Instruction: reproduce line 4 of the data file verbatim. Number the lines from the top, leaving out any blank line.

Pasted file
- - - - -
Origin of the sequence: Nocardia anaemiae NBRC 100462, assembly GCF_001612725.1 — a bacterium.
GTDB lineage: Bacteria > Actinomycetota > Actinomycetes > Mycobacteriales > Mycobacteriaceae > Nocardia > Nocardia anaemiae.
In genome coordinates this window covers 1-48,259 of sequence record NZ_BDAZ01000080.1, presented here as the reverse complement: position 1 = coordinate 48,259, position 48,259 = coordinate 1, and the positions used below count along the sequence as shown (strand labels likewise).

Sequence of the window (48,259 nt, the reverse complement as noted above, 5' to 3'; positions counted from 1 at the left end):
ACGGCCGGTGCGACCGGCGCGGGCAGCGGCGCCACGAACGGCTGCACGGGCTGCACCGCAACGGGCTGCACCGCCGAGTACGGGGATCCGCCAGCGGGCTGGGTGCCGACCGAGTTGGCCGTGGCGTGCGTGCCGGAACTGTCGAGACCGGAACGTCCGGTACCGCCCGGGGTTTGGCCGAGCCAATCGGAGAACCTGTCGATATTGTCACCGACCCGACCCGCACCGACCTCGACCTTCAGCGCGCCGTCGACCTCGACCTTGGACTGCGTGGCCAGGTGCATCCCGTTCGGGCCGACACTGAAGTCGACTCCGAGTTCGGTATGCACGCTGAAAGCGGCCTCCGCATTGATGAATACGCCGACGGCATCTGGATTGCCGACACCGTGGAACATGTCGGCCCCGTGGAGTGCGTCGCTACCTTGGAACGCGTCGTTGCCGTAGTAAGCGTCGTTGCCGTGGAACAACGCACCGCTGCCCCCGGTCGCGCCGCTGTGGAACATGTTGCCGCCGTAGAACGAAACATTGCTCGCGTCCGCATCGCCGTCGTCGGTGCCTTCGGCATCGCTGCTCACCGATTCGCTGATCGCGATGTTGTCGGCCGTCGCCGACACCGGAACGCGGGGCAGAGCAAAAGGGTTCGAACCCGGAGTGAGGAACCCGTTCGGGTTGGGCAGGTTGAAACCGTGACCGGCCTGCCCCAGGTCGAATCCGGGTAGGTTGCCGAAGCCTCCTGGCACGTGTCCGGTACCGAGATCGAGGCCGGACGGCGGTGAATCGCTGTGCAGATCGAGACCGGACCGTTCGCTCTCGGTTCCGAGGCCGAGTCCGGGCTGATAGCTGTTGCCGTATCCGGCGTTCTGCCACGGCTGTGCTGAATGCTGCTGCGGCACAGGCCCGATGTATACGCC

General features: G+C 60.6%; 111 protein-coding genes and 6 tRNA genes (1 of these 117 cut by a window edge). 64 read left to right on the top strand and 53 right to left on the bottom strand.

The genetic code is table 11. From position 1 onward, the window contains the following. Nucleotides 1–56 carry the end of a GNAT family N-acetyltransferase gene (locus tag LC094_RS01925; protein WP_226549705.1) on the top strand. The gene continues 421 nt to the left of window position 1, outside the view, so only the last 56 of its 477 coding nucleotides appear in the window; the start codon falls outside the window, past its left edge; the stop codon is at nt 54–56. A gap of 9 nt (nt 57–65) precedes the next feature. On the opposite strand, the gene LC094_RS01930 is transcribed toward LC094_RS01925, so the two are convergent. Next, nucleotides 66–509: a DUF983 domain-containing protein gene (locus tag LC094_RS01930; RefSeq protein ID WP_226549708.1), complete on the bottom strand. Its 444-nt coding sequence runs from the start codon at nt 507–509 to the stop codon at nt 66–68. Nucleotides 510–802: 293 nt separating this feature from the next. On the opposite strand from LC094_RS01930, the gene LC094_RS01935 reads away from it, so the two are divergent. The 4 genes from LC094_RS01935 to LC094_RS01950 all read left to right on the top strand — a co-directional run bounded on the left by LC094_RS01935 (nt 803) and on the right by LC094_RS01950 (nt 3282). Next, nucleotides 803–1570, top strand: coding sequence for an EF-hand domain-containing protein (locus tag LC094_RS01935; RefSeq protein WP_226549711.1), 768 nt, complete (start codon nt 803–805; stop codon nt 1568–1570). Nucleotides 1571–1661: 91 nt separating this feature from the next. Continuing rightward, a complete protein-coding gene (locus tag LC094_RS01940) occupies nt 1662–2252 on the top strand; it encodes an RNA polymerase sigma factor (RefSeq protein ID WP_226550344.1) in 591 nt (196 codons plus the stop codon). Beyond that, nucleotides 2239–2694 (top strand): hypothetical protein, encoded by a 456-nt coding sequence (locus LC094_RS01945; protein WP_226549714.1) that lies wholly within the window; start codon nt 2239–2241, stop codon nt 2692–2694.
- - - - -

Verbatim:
Sequence of the window (48,259 nt, the reverse complement as noted above, 5' to 3'; positions counted from 1 at the left end):